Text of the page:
A bit of re-thinking here:
If the three homes are seeing water that (on average) is 4 degrees lower than what it was when it left the boiler, and the homes baseboards are then achieving the typical 20 degrees of drop from 340 feet of HW baseboards on top of this, then the 4 degree heat loss from the underground travel alone is roughly the equivalent of 4/20th's of your 340 feet of HW baseboards. That comes to 4/20 x 340 = 68 feet of "baseboard equivalent" for the underground passage. Call it 70 feet.
70 feet of "baseboard equivalent" + 340 feet of "actual baseboards" = 410 feet of "effective baseboards" that the boiler is actually seeing.
410 ft. x 550 BTU's/ft. = 225,500 BTU's of boiler output per hour required to max out the system from a home heating only perspective.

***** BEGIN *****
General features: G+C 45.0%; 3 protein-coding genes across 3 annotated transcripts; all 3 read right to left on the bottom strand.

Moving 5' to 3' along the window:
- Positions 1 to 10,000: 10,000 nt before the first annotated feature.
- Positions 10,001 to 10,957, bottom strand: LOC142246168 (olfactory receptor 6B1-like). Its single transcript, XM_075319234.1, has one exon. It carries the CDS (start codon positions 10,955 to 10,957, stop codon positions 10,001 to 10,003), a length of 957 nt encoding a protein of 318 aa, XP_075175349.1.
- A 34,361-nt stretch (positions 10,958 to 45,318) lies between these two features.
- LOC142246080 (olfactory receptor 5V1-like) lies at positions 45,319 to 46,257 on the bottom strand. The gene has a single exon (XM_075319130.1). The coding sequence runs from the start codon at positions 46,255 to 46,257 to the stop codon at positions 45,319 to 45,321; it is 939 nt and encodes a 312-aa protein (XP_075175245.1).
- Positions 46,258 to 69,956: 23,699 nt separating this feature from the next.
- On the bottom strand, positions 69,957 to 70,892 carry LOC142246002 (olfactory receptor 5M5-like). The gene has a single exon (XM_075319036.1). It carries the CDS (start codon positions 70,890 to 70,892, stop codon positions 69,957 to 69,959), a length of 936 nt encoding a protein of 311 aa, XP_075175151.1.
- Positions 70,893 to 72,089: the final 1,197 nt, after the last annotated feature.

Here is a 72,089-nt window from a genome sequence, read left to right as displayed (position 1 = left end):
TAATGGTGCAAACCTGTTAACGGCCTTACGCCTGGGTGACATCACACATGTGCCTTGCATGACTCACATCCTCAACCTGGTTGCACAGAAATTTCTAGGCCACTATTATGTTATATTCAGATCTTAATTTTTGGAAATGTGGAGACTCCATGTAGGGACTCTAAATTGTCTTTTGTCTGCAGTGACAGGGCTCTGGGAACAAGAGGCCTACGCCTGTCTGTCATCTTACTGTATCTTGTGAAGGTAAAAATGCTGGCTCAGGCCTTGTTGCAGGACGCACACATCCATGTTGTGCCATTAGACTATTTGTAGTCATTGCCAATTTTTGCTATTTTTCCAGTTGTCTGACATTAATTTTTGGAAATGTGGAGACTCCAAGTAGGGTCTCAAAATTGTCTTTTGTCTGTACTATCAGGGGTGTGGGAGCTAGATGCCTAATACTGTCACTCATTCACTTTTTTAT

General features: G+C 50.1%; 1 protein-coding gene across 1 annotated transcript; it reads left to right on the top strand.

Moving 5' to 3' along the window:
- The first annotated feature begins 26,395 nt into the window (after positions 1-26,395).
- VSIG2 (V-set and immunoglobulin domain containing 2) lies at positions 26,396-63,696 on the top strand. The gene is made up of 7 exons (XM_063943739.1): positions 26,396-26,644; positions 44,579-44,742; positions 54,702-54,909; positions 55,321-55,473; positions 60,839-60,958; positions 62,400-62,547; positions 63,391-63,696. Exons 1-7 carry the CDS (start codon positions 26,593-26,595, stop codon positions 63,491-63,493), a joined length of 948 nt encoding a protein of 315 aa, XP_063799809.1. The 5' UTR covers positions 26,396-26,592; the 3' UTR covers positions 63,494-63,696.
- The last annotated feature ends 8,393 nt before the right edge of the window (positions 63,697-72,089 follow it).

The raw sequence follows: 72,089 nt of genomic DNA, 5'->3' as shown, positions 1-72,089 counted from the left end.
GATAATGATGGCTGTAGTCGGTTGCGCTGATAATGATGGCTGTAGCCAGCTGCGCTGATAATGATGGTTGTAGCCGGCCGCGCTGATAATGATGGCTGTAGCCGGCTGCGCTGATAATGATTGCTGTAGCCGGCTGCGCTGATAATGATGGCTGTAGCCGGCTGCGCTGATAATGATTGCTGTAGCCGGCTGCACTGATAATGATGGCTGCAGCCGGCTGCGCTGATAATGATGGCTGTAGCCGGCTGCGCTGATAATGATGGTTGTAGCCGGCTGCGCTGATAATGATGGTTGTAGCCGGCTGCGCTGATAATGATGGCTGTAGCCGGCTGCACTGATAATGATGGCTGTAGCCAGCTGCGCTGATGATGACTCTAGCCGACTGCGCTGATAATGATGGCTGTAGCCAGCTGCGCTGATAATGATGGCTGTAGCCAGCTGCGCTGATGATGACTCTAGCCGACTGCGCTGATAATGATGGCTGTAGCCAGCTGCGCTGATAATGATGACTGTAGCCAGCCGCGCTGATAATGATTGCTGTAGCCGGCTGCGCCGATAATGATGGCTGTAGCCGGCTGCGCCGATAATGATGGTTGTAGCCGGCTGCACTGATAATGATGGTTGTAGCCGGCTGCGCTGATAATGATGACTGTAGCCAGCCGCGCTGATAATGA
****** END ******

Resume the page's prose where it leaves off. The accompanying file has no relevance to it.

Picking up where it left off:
Add to this that each home requires about 32 gallons of hot water per day, for 96 total gallons of DHW per day (call it 100 gallons). Due to the brief nature of DHW demand lets say that on an average day this quantity of DHW is used over a total of only 2 hours. Thats two hours each day where 50 gallons of water must be heated from 50 degrees to 130 degrees. 50 gal. x 8.33lbs/gal. x (130-50) = ~33,000 BTU's of "peak" DHW demand.
Summing it all up I get 225,500 BTU's + 33,320 BTU's = 258,820 BTU's of required boiler output.
At 80% efficiency when firing this would require 322,900 BTU's of input for the boiler. This need for roughly 320,000 BTU's of input would put you squarely into the EFM 700 arena, and would be out of the nominal rated reach of an AA-260 or AHS 260.
This points once again to the EFM 700 as your choice without having a professional heat loss calculation done.
Last edited by lsayre
on Sun Nov 11, 2012 5:46 pm, edited 1 time in total.